Summer Foot Health Problems – part 1
We are lucky enough to have had some gorgeous weather whilst we have been in lockdown. This has resulted in people wearing flip flops and sandals much earlier than normal. And because we haven’t been going out and about as much, people have spent more time in lightweight slip-on footwear.
The problem with most flip flops and sandals:
is that they have no heel or arch support which puts our feet under more stress. They generally have a much lower heel height than our normal shoes, therefore you can imagine the extra distance the heel has to stretch just to reach the ground. This increases the risk of developing plantar fasciitis and Achilles tendon problems. You can check how much extra pressure you are putting on your feet by placing your normal shoes/trainers next to your sandals. As a guide your sandals should be no less than half the height of the normal shoe heel thickness.
If you do like to wear much flatter styles, then it is important to prepare your body first. Stretching your calves will help to maintain flexibility at the ankle joint, lengthen the calf muscles so that your heel can more comfortably sit in a horizontal plane, and help to prevent heel pain and Achilles tendon issues. Download this guide to Calf stretches or ask for advice at your next appointment.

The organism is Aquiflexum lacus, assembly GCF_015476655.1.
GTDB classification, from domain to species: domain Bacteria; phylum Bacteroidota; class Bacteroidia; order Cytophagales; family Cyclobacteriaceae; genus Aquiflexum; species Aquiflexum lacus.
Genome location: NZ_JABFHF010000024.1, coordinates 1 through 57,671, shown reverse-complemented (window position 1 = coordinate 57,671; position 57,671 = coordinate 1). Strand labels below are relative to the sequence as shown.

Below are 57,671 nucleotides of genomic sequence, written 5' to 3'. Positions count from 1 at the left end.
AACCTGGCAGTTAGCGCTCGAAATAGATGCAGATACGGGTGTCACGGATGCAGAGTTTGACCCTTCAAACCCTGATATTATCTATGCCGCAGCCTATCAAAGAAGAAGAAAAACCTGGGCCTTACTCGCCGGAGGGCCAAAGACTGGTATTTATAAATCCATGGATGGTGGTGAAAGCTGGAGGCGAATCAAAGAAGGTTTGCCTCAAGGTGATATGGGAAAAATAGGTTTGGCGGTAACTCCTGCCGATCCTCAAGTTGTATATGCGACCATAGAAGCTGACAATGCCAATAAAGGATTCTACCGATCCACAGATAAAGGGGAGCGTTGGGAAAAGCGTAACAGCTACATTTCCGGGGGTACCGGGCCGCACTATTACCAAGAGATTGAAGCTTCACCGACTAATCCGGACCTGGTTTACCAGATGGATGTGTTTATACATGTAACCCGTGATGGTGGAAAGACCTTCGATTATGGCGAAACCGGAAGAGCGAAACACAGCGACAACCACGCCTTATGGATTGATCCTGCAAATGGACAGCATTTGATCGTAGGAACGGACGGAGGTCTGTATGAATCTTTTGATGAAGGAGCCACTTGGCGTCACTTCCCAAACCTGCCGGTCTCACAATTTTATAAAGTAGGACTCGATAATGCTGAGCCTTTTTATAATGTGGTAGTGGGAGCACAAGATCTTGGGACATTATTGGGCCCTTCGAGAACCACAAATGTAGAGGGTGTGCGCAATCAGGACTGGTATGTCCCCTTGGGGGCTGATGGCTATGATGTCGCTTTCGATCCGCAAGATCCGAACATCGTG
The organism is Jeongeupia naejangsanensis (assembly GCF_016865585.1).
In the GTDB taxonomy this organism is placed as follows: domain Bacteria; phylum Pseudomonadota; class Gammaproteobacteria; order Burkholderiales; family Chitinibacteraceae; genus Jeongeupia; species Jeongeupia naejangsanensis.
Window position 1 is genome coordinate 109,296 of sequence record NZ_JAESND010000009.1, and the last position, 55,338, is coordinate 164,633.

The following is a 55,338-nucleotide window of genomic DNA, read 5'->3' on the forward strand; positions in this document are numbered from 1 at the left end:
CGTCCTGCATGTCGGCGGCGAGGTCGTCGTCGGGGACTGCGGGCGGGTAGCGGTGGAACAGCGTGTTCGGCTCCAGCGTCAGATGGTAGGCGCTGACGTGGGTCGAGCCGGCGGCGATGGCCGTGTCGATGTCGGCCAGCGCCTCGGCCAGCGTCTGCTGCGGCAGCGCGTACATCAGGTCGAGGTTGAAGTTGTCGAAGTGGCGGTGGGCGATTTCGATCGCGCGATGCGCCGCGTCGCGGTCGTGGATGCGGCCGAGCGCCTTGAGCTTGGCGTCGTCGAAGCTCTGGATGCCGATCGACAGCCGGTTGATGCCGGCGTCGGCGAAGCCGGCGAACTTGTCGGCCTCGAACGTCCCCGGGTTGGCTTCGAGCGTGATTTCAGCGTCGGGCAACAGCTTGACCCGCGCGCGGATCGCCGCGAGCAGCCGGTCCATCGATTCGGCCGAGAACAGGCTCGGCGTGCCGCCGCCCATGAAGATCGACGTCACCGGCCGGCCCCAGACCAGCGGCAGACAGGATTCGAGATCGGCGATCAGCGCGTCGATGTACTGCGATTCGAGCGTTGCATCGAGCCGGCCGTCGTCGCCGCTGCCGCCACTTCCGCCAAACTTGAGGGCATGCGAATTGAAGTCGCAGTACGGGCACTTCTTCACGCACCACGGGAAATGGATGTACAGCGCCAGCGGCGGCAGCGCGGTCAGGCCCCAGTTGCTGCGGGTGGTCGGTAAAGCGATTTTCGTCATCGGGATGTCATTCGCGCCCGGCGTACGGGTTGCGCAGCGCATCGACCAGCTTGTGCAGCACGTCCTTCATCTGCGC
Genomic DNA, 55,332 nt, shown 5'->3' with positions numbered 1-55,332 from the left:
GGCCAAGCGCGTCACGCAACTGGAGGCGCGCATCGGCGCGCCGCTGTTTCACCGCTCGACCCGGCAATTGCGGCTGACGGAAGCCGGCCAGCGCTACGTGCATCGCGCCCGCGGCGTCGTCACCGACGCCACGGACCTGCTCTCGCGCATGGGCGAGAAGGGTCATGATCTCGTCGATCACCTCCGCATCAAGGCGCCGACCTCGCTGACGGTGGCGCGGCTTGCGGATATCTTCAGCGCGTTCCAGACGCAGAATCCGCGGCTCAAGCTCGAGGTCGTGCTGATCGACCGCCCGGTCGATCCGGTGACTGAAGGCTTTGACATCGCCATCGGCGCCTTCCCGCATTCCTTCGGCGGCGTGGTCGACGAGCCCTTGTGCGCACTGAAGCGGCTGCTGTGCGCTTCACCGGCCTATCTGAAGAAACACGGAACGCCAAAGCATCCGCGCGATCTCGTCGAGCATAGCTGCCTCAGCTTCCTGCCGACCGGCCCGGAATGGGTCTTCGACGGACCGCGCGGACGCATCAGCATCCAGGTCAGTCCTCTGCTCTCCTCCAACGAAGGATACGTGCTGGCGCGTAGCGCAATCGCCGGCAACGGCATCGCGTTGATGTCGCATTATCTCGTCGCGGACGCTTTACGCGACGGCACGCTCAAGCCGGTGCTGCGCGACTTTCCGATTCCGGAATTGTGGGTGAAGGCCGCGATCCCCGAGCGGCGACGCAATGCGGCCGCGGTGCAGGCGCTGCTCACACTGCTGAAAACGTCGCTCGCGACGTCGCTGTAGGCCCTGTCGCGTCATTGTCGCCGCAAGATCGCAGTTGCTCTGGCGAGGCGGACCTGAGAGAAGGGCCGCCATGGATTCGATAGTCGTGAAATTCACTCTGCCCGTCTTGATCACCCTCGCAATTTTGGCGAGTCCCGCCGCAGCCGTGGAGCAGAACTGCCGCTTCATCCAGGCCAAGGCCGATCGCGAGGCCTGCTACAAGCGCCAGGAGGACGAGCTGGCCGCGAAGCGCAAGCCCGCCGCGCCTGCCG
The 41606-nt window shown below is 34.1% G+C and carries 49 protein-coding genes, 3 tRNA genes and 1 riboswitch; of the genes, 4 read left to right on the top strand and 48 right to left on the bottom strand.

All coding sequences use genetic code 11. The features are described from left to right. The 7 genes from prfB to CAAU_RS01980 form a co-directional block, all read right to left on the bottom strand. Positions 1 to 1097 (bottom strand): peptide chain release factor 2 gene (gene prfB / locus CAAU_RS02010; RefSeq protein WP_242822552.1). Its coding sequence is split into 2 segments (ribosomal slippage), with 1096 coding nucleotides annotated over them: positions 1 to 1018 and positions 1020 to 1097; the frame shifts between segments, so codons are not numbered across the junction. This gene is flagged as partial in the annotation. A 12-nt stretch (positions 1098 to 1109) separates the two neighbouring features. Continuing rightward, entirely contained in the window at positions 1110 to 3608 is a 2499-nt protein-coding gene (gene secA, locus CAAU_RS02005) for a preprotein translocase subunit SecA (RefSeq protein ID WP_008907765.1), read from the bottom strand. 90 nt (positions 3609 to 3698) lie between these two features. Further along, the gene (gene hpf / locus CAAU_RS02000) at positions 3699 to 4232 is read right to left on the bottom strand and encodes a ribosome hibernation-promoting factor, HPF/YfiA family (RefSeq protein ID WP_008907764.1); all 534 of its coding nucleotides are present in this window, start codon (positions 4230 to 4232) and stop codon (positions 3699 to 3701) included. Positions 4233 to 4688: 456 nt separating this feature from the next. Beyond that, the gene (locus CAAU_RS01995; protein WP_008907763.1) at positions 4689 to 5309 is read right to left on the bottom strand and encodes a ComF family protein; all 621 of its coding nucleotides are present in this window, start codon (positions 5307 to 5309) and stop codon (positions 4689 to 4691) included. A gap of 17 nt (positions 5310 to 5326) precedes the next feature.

A very flat insole offers no arch support and can lead to the foot rolling in excessively. This can also cause heel and calf pain. Exercises can help here as well – the aim is to strengthen the muscles that form the arch of your foot which will help prevent the arch rolling towards the ground. Down load these Arch strengthening exercises
Sandals and flip flops by their nature also have less material to hold the shoe to the foot. This can make the toes claw as they have to grip to hold onto the shoe. If your toes are starting to become misshapen, make sure you spend time without shoes on so that they can wiggle and stretch.
What should I be wearing?
Of course, no one wants to be wearing sensible lace-ups in hot weather! So when you are choosing summer foot wear, here are some things to look out for:
- a contoured insole to provide support
- a cushioned insole for shock absorption
- a slight lift under the heel
- a strap or fastening across the mid-foot to help hold the sandal securely to your foot.
The Vionic range from Simply Feet address these issues, check them out here.
If you have new sandals it is important to wear them inside with socks at first. This stretches the sandal material and there will be less chances of blisters occurring.
Blisters can occur wherever the sandals contact the skin, if a blister occurs do not pop it. Instead cover it with a plaster and contact the clinic so we can treat this correctly and ensure it heals. However if a blister bursts, clean the area with sterile gauze, apply an antiseptic solution and then a plaster to prevent infection from entering the wound.
Read part 2 next week…